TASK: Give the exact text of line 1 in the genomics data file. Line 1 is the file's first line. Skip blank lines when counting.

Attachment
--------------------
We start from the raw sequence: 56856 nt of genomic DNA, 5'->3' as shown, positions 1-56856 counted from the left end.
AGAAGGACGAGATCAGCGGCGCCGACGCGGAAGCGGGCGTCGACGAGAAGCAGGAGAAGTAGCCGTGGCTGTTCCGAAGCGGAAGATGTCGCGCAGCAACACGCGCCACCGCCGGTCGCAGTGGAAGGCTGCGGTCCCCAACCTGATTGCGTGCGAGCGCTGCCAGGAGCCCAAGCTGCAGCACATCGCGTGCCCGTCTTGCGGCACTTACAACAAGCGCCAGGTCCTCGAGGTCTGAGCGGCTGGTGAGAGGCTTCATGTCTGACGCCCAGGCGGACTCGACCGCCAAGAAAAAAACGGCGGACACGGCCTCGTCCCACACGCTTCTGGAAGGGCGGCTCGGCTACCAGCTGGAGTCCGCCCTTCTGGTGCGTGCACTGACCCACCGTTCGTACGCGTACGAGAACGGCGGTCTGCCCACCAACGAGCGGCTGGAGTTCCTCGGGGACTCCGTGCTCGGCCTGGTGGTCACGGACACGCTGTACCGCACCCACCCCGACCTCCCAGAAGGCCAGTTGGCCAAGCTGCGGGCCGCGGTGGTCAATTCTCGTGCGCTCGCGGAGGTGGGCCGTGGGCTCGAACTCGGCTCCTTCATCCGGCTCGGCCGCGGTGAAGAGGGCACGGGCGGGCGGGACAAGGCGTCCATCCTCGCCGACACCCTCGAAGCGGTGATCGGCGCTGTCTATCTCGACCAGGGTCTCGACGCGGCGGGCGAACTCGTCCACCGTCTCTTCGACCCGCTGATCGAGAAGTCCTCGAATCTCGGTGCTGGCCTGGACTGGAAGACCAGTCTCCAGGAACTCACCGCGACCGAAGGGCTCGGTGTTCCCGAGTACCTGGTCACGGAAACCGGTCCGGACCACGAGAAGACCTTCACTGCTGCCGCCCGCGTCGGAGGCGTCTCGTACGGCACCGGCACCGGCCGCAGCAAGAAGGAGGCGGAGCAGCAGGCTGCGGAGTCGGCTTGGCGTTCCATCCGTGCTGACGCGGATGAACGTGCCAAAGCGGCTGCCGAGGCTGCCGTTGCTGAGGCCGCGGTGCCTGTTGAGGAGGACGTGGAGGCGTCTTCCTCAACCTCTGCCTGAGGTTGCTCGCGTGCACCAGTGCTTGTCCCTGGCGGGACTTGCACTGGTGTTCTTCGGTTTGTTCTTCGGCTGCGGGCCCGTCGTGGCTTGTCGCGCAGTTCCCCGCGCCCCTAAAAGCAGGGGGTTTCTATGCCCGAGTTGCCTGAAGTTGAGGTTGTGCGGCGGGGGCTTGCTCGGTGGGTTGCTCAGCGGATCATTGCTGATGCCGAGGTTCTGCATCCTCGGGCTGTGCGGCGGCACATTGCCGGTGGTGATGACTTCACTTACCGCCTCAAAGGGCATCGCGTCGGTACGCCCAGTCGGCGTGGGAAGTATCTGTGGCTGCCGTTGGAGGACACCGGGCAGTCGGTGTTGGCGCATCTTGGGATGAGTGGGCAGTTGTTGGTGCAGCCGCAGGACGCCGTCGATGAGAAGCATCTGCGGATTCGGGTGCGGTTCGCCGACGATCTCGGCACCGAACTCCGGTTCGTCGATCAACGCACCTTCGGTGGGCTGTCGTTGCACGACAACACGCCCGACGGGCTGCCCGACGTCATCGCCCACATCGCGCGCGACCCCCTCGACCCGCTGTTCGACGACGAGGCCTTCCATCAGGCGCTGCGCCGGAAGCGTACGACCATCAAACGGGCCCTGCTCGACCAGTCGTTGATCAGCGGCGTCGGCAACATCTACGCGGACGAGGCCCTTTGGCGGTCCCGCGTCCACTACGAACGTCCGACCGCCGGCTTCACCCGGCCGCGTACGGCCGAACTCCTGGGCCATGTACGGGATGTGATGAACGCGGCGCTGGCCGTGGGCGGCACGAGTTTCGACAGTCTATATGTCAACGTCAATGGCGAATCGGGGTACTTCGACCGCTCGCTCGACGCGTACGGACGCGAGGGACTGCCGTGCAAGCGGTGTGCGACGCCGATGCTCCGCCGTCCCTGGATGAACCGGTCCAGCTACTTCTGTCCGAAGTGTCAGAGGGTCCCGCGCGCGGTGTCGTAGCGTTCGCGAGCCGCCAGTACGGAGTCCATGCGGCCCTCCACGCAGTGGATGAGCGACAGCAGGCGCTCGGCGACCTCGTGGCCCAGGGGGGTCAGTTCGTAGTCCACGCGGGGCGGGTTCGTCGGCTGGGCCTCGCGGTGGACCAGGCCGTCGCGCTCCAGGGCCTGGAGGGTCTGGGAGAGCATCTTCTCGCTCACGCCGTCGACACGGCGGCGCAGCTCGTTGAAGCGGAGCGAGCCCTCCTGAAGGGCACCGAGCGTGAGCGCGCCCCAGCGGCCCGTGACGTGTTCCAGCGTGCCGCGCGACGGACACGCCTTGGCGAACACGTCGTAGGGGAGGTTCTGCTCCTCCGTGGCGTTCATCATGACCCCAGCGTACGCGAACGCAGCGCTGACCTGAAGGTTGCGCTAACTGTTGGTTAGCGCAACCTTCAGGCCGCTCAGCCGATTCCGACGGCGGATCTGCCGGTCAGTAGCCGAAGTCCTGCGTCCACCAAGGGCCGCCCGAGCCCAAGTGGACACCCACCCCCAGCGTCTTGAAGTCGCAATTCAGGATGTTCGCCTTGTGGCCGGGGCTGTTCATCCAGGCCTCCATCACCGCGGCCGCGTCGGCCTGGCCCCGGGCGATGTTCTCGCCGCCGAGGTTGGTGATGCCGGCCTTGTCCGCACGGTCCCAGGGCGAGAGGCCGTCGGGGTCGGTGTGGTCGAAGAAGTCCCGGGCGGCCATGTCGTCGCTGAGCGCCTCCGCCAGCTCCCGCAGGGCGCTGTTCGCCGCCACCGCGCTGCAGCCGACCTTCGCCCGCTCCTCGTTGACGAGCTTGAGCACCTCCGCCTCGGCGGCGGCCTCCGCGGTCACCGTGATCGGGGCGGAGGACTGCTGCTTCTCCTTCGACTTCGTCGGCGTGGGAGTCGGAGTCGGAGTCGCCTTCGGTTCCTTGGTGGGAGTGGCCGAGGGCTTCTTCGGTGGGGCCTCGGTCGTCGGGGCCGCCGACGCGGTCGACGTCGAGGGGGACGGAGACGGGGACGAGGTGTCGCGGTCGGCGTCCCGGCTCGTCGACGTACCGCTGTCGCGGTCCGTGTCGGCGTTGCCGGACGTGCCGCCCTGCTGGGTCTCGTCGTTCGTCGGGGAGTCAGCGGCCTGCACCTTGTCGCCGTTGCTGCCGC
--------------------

We start from the raw sequence: 56856 nt of genomic DNA, 5'->3' as shown, positions 1-56856 counted from the left end.